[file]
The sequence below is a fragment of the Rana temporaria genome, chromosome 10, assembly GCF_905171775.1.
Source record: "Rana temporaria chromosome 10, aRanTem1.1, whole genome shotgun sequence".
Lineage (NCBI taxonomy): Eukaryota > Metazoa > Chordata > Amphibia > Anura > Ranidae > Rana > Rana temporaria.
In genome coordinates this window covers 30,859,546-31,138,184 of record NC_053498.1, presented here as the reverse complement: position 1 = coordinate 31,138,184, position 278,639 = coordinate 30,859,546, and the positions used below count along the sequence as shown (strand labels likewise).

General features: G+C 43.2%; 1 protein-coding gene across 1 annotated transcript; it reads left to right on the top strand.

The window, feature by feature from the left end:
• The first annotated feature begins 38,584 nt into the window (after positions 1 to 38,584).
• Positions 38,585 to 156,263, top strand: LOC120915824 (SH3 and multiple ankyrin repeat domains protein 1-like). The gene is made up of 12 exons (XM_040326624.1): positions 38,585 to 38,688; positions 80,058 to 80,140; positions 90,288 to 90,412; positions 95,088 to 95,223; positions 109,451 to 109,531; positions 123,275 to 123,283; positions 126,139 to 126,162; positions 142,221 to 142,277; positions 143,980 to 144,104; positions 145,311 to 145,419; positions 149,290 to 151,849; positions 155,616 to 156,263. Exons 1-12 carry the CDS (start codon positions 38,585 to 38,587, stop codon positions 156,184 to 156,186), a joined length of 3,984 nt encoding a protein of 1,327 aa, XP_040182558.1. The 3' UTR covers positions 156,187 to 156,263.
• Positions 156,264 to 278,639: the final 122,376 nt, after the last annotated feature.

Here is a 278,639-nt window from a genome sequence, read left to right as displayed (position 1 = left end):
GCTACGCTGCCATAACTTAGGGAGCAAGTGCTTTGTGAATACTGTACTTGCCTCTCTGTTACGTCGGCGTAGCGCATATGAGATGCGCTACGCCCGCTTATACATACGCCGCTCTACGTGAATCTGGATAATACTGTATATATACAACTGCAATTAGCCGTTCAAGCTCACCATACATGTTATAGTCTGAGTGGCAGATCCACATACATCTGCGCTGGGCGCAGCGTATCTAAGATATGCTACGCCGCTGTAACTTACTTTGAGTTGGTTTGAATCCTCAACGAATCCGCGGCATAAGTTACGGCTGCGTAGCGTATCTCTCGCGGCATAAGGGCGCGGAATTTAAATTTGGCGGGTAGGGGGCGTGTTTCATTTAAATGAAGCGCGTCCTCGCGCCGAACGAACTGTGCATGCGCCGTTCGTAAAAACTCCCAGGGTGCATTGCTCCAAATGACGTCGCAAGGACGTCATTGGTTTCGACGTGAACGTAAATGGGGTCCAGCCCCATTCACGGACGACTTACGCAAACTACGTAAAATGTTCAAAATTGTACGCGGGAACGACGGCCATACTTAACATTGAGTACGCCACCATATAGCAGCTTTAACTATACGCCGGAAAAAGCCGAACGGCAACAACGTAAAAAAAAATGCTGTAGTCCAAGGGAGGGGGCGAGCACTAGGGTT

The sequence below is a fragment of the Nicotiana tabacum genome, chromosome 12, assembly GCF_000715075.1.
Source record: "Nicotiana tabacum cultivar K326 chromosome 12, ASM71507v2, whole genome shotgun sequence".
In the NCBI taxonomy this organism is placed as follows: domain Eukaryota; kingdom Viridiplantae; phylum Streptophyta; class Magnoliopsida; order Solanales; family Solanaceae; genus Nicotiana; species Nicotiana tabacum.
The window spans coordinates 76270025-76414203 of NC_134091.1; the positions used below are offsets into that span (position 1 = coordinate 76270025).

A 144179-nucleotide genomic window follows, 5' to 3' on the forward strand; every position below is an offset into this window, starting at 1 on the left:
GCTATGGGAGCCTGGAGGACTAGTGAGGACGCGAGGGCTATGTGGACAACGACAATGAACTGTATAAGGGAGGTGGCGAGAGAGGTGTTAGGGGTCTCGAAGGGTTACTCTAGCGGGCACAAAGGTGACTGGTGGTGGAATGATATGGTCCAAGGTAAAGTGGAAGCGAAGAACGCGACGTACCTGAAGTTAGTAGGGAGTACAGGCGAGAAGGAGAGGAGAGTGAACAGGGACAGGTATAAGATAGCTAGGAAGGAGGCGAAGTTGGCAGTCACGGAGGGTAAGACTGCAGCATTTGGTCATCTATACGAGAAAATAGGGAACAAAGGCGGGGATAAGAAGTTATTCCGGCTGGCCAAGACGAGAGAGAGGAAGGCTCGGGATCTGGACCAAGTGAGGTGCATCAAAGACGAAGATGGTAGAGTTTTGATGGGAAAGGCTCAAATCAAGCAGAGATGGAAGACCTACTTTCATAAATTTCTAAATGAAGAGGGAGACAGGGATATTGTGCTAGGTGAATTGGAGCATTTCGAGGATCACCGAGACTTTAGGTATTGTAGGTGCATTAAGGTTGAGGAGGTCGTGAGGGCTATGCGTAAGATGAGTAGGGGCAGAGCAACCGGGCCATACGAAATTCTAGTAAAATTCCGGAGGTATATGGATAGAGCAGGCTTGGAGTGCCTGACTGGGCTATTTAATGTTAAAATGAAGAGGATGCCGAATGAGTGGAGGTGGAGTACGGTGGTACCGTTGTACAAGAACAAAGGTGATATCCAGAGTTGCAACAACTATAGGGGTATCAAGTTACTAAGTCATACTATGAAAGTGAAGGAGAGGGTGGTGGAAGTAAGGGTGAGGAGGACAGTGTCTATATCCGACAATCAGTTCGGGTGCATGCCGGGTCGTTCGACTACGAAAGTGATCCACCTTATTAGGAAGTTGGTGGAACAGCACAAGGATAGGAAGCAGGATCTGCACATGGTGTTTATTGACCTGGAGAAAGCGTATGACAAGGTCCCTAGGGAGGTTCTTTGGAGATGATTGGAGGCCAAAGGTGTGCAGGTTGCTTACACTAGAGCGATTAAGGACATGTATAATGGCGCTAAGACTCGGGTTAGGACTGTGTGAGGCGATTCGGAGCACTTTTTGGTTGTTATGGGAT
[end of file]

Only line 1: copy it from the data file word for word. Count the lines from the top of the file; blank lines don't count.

The sequence below is a fragment of the Rana temporaria genome, chromosome 10, assembly GCF_905171775.1.